Citizen Kane's

Two of our favorite things in the restaurant world are fine cuts of meat and a comfortable, low-key atmosphere to enjoy them in. Citizen Kane's Steak House has plenty of both, as we were reminded on our most recent visit.

Unlike other steak houses, Citizen Kane's is actually located in a house—a turn-of-the century Victorian beauty in the leafy green heart of Kirkwood, to be exact. Mind you, there's nothing wrong with the traditional steak house vibe: dark wood, soft leather, low lights, maybe some Rat Pack faves playing overhead. But walking into Citizen Kane's had the feel of being at a friend's place instead of a high-end eatery, albeit a friend who has a hostess stand in his foyer. The decor was low-key, just the occasional movie poster touting the other Citizen Kane. One thing to be aware of—given that the space was once a private residence—is that since it wasn't originally designed to be a restaurant, some of the tables are necessarily located fairly close to each other due to the way the rooms are laid out. As a result, space is tight in some areas. It wasn't an issue during our visit, but a loud talker or two could put a damper on things.

To start, the Kane's Platter for Two ($19), is a selection of the four available apps designed to share: Sauteed Mushrooms, Toasted Ravioli, French-fried Onion Rings and Shrimp Cocktail. All of these starters were quite passable. Nothing extraordinary, just solid takes on some standard offerings. Of the four, the onion rings were the standout--fried up golden and crispy on the outside, and sweet and tender on the inside.

Since ordering a steak was a foregone conclusion, we went for the top-of-the-line with the Filet ($35). This was the ultimate in delicious simplicity, just a thick piece of soft and tender beef cooked to a rosy center, just chewy enough to give us pause before it melted in our mouth. We added a side of Green Bean Almondine, which was just fine but sort of superfluous in light of the superb steak, which didn't need much, if any, accompaniment.

The Tenderloin Brochette ($27) consisted of charbroiled beef tips served with peppers and onions atop some wild rice and with a deep, savory mushroom Burgundy sauce. The dish came with a Kane's Rosebud Salad dressed with a mild vinaigrette and another side of Green Bean Almondine. At first glance, this seemed like a fairly modest portion, but the meat was so rich and the sauce so decadent that it wasn't long before we were asking for a to-go box.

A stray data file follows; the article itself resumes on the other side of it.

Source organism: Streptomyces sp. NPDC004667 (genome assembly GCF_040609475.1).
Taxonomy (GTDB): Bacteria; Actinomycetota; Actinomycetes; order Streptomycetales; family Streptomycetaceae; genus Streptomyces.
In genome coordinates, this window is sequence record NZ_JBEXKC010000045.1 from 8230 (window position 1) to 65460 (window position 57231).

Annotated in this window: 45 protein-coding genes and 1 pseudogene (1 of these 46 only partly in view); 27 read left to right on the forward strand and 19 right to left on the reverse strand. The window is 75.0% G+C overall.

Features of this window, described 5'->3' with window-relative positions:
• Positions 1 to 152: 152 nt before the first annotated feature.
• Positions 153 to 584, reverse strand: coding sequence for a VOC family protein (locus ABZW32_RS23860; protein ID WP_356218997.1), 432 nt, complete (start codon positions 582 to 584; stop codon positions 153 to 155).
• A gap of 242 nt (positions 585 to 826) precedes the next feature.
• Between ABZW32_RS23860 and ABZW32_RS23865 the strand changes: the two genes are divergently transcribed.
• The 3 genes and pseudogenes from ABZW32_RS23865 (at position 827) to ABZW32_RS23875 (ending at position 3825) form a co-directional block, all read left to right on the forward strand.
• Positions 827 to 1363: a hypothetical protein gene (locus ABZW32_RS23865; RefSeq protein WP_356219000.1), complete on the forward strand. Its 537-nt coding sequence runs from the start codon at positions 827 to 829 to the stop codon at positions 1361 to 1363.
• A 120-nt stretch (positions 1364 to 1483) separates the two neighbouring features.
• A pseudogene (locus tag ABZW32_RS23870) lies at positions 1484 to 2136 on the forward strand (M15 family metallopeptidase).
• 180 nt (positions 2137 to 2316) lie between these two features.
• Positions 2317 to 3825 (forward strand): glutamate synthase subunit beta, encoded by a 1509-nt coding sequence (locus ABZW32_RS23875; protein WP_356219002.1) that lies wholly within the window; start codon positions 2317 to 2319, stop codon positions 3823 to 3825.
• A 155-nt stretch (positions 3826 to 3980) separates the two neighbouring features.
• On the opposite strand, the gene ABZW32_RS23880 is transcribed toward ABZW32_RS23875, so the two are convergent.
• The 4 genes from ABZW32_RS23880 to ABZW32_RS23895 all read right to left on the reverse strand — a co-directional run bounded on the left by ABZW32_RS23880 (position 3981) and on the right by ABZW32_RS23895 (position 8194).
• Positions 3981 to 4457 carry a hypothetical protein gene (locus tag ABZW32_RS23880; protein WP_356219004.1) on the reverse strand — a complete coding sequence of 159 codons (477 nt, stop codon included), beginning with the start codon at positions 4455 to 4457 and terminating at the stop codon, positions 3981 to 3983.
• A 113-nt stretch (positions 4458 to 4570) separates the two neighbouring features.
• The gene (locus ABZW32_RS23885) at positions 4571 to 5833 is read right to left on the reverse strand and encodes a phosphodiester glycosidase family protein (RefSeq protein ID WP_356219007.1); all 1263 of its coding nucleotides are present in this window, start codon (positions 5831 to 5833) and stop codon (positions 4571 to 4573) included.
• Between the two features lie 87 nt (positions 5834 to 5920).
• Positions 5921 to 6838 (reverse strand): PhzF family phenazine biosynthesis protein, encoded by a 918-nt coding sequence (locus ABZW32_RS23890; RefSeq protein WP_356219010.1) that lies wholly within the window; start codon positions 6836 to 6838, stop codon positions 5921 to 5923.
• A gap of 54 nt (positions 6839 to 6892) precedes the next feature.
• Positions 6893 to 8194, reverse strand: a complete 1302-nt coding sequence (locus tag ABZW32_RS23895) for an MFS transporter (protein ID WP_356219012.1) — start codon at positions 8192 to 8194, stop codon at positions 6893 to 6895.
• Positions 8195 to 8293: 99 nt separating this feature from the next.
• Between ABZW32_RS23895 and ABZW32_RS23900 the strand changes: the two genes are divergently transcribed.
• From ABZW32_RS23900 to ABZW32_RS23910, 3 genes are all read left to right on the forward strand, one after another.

Both of these meaty masterpieces were nicely accented with a couple of glasses of Louis Martini 2010 Cabernet Sauvignon ($9), although the wine selection changes frequently. Though we'd almost reached our tipping point by meal's end, we couldn't resist sharing a slice of New York Cheesecake ($7) to cap things off.

Citizen Kane's turns 20 this year; and with its mix of cuisine and comfort, we think it'll see another 20 easy.

--Citizen Kane's, 133 W. Clinton Place, 965-9005,



Citizen Kane’s New Orleans Style Barbecue Shrimp

Serves eight



•2 c butter, at room temperature

•2 T chopped garlic

•2 T crushed dried rosemary

•1 T paprika

•1 T ground black pepper

•1 t ground white pepper

•1 t ground red cayenne pepper, or more to taste

•1/4 t salt

•1 T Worcestershire sauce

•Juice of 1 large lemon

•2 to 3 lbs shrimp



1. Combine all ingredients, excluding the shrimp, in an electric mixer. Beat the mixture until it is light and fluffy, then refrigerate until ready to use.

2. Peel and devein the shrimp, leaving the last shell section and tail intact.

3. Heat skillet over medium-high heat, then add butter mixture and shrimp. Cook, stirring frequently, until shrimp are done.

4. Serve with crusty bread for dipping in the extra butter sauce.

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